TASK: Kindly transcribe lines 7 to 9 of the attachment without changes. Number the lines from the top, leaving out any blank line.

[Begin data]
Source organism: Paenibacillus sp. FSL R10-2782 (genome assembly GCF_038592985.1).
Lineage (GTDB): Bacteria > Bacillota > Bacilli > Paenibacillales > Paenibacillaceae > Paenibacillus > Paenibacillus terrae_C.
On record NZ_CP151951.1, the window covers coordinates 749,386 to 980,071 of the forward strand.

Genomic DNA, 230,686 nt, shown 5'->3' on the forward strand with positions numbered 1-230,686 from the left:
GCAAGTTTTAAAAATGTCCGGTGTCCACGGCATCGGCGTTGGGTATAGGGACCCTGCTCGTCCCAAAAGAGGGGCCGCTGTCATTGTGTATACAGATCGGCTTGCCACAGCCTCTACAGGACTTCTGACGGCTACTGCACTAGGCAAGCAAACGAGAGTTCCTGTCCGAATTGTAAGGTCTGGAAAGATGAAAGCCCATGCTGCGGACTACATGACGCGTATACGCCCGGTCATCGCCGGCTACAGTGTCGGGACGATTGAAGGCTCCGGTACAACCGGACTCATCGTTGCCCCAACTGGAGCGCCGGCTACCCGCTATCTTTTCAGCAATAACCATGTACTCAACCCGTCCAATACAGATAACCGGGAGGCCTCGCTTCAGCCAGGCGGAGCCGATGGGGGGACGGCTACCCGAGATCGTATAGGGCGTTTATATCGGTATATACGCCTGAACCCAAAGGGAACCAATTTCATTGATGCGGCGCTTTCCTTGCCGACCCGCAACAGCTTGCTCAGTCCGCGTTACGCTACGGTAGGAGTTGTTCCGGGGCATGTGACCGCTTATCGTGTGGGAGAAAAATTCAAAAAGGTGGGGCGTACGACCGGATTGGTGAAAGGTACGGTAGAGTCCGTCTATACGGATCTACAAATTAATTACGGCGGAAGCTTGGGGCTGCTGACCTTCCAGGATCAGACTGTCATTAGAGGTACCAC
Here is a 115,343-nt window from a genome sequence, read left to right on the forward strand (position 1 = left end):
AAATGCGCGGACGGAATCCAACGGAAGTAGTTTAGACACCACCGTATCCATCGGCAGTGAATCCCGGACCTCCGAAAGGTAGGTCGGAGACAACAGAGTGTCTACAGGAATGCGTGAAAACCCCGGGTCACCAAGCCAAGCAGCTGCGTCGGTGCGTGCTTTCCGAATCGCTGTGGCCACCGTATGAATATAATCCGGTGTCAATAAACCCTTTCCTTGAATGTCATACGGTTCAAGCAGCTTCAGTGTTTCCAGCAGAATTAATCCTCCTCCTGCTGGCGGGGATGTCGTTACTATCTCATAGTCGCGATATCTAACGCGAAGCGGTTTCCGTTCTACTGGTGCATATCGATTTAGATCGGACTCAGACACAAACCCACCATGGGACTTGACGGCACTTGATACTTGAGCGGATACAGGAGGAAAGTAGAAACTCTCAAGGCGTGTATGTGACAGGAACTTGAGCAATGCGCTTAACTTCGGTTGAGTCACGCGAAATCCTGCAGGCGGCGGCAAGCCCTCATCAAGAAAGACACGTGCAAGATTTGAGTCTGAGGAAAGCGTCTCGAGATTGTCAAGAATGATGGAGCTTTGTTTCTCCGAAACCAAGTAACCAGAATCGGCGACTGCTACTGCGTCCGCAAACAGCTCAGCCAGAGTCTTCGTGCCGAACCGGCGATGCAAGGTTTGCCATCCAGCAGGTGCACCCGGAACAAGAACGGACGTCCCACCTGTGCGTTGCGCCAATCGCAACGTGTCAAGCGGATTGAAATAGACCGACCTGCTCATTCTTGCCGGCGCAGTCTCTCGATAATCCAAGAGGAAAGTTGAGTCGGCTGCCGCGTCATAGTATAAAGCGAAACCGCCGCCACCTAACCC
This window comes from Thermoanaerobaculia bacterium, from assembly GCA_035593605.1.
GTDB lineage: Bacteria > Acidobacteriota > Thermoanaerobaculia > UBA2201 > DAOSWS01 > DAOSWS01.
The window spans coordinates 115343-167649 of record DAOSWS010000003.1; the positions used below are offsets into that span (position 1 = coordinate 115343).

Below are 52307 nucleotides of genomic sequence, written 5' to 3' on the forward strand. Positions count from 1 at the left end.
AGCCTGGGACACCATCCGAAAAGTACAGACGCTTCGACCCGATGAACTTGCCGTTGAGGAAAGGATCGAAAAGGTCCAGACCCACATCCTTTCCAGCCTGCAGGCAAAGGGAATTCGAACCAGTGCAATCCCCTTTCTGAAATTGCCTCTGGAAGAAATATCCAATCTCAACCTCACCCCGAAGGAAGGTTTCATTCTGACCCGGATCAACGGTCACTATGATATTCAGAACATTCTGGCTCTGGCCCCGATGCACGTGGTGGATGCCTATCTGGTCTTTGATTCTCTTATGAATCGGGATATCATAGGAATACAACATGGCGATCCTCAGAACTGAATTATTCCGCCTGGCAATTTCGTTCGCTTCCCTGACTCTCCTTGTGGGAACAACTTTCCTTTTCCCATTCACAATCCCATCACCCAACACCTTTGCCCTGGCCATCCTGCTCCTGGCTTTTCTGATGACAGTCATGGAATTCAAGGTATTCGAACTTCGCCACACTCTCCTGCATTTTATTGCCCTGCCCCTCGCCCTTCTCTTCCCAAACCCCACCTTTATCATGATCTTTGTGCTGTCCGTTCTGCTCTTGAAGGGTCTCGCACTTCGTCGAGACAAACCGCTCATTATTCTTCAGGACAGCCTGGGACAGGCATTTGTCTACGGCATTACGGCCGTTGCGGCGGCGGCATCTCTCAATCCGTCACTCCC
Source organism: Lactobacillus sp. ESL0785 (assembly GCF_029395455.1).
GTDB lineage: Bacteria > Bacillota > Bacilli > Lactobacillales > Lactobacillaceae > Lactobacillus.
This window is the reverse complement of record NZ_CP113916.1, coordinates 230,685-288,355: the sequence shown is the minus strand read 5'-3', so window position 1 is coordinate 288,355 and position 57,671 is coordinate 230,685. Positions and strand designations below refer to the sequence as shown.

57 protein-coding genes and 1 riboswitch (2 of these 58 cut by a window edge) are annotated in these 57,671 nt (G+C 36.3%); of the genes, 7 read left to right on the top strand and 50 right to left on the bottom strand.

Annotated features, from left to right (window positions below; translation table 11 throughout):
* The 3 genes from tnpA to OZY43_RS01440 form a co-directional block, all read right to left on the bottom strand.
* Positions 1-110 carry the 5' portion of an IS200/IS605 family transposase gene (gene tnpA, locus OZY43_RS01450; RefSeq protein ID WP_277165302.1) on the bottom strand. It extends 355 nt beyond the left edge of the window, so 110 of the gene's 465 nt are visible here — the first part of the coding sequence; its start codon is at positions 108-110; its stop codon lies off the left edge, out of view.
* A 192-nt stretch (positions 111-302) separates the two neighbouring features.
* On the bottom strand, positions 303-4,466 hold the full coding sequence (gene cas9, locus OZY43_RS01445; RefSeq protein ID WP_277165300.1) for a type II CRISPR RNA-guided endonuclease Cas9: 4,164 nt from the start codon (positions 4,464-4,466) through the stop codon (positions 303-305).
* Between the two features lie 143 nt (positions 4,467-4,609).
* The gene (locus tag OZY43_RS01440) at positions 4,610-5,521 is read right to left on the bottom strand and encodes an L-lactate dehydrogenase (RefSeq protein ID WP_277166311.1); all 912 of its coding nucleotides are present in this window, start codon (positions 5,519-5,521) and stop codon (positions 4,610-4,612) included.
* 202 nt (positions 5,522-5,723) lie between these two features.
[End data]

AAATGCGCGGACGGAATCCAACGGAAGTAGTTTAGACACCACCGTATCCATCGGCAGTGAATCCCGGACCTCCGAAAGGTAGGTCGGAGACAACAGAGTGTCTACAGGAATGCGTGAAAACCCCGGGTCACCAAGCCAAGCAGCTGCGTCGGTGCGTGCTTTCCGAATCGCTGTGGCCACCGTATGAATATAATCCGGTGTCAATAAACCCTTTCCTTGAATGTCATACGGTTCAAGCAGCTTCAGTGTTTCCAGCAGAATTAATCCTCCTCCTGCTGGCGGGGATGTCGTTACTATCTCATAGTCGCGATATCTAACGCGAAGCGGTTTCCGTTCTACTGGTGCATATCGATTTAGATCGGACTCAGACACAAACCCACCATGGGACTTGACGGCACTTGATACTTGAGCGGATACAGGAGGAAAGTAGAAACTCTCAAGGCGTGTATGTGACAGGAACTTGAGCAATGCGCTTAACTTCGGTTGAGTCACGCGAAATCCTGCAGGCGGCGGCAAGCCCTCATCAAGAAAGACACGTGCAAGATTTGAGTCTGAGGAAAGCGTCTCGAGATTGTCAAGAATGATGGAGCTTTGTTTCTCCGAAACCAAGTAACCAGAATCGGCGACTGCTACTGCGTCCGCAAACAGCTCAGCCAGAGTCTTCGTGCCGAACCGGCGATGCAAGGTTTGCCATCCAGCAGGTGCACCCGGAACAAGAACGGACGTCCCACCTGTGCGTTGCGCCAATCGCAACGTGTCAAGCGGATTGAAATAGACCGACCTGCTCATTCTTGCCGGCGCAGTCTCTCGATAATCCAAGAGGAAAGTTGAGTCGGCTGCCGCGTCATAGTATAAAGCGAAACCGCCGCCACCTAACCC
This window comes from Thermoanaerobaculia bacterium, from assembly GCA_035593605.1.
GTDB lineage: Bacteria > Acidobacteriota > Thermoanaerobaculia > UBA2201 > DAOSWS01 > DAOSWS01.